Energy

Operators blame weak naira, others for energy crisis

Oil and gas operators have identified the devaluation of the naira, amongst other challenges, as the cause of Nigeria’s energy crisis.

The PUNCH quoted the operators as saying that these concerns have prevented investors from investing in Nigeria.

The operators made this known at the ongoing 2022 Nigeria Oil and Gas conference in Abuja.

According to the industry players,  the crash of the naira against the dollar leading to continuous exchange rate fluctuations, lack of trust in the government by citizens, and absence of in-country refining capacity, among others, had worsened the crisis in Nigeria’s oil sector.

An executive committee member and immediate past Chairman of the Major Oil Marketers Association of Nigeria, who doubles as Managing Director, 11 Plc, Adetunji Oyebanji; Managing Director, Seplat Energy Plc, Roger Brown; and Group Chief Executive Officer, Vurin Group, Victor Ude, spoke on these concerns and also proffered measures to mitigate the challenges.

On the lack of trust in the government by citizens, particularly as regards the call for fuel subsidy removal, Oyebanji said, “The government itself needs to work the talk. You cannot continue to operate at a certain level that is obvious to everybody without physically or visually demonstrating a deliberate attempt to reduce the cost of governance, what you spend money on and all that.

“And at the same time you are telling people to take on a huge burden (through fuel subsidy removal). I know there should be communication but more so is the actual demonstration that government itself is willing to cut down the cost of governance.”

On his part, the Seplat boss, during a different session at the conference, observed that though many investors were interested in investing in Nigeria, the currency fluctuations in the country was posing a big problem.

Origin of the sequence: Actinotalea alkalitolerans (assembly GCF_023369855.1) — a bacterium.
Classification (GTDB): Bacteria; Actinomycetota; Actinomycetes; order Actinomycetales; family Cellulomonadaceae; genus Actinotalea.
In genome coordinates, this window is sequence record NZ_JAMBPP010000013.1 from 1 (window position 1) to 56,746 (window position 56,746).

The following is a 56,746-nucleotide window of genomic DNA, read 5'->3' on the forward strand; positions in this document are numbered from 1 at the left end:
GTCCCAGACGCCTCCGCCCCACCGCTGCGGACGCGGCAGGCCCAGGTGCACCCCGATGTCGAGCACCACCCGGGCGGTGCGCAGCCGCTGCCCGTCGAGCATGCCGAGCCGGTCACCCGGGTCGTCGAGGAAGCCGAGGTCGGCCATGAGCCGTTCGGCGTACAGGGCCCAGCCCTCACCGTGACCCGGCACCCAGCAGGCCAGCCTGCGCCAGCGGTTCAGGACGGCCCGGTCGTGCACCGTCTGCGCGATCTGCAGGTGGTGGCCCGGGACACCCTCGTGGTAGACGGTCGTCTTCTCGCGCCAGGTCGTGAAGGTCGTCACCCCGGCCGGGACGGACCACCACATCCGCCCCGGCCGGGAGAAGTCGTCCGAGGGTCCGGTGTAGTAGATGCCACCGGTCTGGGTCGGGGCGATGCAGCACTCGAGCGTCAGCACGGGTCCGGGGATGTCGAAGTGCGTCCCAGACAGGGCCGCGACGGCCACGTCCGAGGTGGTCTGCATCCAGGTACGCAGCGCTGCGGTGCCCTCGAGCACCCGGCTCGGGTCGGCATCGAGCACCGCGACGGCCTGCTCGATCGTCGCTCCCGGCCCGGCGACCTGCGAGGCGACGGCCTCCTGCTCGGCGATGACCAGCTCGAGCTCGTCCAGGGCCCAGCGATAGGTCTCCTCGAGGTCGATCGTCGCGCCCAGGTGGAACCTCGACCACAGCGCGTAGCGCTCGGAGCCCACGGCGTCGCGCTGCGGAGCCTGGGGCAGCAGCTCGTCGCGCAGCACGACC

Brown said, “Currency is one of the biggest headaches. I can tell you that we talk every time around the world and people are really interested in Nigeria.

“They find it complex, you need to demystify it, there’s a wall of money ready to come into this country, but they look at barriers to it and one of the biggest barriers is the currency. So, currency convertibility you know, bringing equipment in dollars and then having a mainly naira revenue stream.

“These things are fixable. We need to get them right for big projects and really exciting projects. And what I like about the economics here in Nigeria is that they are unbelievably good.”

Brown called for more synergy between the public and the private sectors in terms of addressing the most pressing issues hindering the required growth in the oil and gas sector in Nigeria.

He further urged the Federal Government to quickly halt the menace of crude oil theft as this was currently having devastating impacts on the nation’s oil earnings.

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